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Written by Jonathan Shieber

Gaming network Venn will launch with 20 hours of live programming on August 5, 2020

Venn, the company looking to be gaming’s answer to 80s era MTV, has revealed the first slate of shows to premier on the network when it launches August 5th, 2020.

Working out of studios in Playa Vista in Los Angeles and New York’s World Trade Center (coming in 2021), Venn intends to use 1,000 square feet and 30 million pixels of LED walls and floors to create its interactive shows and narratives.

The company is planning a slate of news and talk shows, game shows and documentaries, accoring to a statement.

“From conception, VENN has been laser-focused on elevating the creators of this generation with production leadership, a chance to flex new creative muscles and grow their audiences via our broad distribution” said Ariel Horn, co-chief executive of VENN. “As we close in on our August launch, we’re thrilled to pull back the curtain on the first wave of programming – and the unique blend of talent curated from the worlds of gaming and cutting edge digital storytelling.”

The first slate of shows from the company include:

  • VENN ARCADE LIVE – A daily variety show centered on gaming themes (and unfortunately not inspired by the seminal Hüsker Dü album, “Zen Arcade”) to be hosted by James ‘Dash’ Patterson, Venn Arcade will feature guest appearances, live performances, interactive gameplay and audience participation from the hottest gamers, streamers, celebrities, athletes, musicians and rising stars.
  • DARE PACKAGE – An extreme challenge version of unboxing where loot crates filled with mystery challenges are delivered to streamers’ homes hosted by @AustinOnTwitter.
  • GUEST HOUSE – On weekday afternoons celebrity guests will take over the Venn studios to craft their own streaming show for live audiences..
  • THE SUSHIDRAGON SHOW – Hosted by the eclectic and eccentric performance artist and streamer, The SushiDragon Show will feature interviews, performances, and entertainers alongside SushiDragon’s own signature dancing set against digital backdrops and avatars.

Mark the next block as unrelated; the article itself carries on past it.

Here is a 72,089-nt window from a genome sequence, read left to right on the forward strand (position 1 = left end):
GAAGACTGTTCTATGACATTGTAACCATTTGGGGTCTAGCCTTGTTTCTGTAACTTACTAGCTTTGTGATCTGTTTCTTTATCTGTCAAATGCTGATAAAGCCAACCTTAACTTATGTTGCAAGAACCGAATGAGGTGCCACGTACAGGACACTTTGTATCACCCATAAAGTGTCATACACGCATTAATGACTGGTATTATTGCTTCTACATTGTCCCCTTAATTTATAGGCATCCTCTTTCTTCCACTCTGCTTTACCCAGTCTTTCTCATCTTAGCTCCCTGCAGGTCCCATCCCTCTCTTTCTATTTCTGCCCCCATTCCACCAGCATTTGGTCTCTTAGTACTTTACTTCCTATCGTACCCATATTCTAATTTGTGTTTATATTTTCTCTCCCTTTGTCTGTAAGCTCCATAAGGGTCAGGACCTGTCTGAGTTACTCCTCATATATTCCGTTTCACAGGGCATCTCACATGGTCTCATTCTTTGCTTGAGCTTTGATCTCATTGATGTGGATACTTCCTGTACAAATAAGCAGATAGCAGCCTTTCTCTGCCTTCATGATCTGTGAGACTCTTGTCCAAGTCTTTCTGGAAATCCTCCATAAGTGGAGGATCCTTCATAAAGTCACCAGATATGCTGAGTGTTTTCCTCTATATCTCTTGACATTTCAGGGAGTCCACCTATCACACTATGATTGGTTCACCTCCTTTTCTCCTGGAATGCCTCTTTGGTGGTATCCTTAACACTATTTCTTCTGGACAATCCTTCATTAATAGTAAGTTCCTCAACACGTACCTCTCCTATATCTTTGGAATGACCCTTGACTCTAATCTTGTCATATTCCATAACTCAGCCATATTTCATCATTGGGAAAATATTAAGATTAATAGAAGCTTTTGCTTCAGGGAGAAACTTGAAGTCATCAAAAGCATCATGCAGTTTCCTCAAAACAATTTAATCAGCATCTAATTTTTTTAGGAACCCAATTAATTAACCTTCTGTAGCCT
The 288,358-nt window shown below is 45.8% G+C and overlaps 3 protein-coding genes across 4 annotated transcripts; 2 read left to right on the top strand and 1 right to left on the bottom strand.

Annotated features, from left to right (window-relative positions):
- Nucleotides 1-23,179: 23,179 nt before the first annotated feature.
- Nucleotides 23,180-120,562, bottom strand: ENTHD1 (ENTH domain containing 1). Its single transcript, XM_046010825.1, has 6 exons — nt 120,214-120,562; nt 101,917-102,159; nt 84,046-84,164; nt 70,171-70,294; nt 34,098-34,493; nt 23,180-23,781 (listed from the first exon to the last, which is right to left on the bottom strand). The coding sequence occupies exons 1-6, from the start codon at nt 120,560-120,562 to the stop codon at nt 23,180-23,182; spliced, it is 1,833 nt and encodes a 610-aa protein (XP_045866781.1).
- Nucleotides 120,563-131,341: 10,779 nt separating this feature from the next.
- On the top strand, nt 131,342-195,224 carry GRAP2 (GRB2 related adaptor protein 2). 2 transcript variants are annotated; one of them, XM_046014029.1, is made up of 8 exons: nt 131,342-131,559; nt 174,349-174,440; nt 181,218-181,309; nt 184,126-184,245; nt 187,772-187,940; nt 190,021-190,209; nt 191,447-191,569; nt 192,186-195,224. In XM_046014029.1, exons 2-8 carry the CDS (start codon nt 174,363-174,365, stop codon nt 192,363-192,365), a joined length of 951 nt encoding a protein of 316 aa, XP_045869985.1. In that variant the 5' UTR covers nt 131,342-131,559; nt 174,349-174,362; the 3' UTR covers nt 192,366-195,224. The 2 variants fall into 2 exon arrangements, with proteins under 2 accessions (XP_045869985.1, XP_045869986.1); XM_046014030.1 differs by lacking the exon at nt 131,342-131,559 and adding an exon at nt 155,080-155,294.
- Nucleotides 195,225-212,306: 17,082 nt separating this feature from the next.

• LOOKING FOR GAINS – Hosted by the entertainer known as CashNasty this show will be an interactive fitness show designed to showcase guest’s ultimate quarantine workout.

“We’re disrupting the traditional television business model and giving birth to a powerful voice in GenZ and Millennial entertainment. We identify and curate fan favorite talent, develop and elevate their content with a world class TV production infrastructure, then rapidly scale it all via our universally distributed network”, said Ben Kusin, Venn’s other co-chief executive, in a statement. “There’s a currency in generational talents and a currency in generational movements, and that timeliness can’t wait for traditional TV to adapt. The time for VENN is now.”

Nuggs rebrands as Simulate with new cash, a new CTO and an expanded line of faux-meat foods

Nuggs, the alternative-meat company founded by serial entrepreneur Ben Pasternak (who previously co-founded the social media app Monkey), has raised $4.1 million and gotten itself a new name and a new CTO as it looks to move beyond chicken nuggets.

Now called Simulate, Pasternak’s startup is readying the launch of new products including spicy nuggets, a “chicken burger product” and, eventually, a hot dog, that required a branding change to befit its newly broadened ambitions in the ultra-competitive industry out to reform consumers’ carnivorous impulses.

Since Pasternak first began pitching his direct to consumer chicken nugget replacements a bit over a year ago, the company has sold 1 million pounds of nuggets. Over the next week, Simulate’s frozen nuggets will make their debut in around 30 Gelson’s supermarkets in California. The company has plans to release its chicken patty within the next few months and a hot dog replacement, DOGGS, in the fourth quarter.

Pasternak began to rebrand earlier this summer when his company launched the second iteration of its nuggets in June.

In addition to his new brand, and new investors including Lerer Hippeau, style=”font-weight: 400;”> AgFunder, Reddit co-founder Alexis Ohanian; former Whole Foods chief executive Walter Robb, and model Jasmine Tookes; Pasternak also has a new chief technology officer.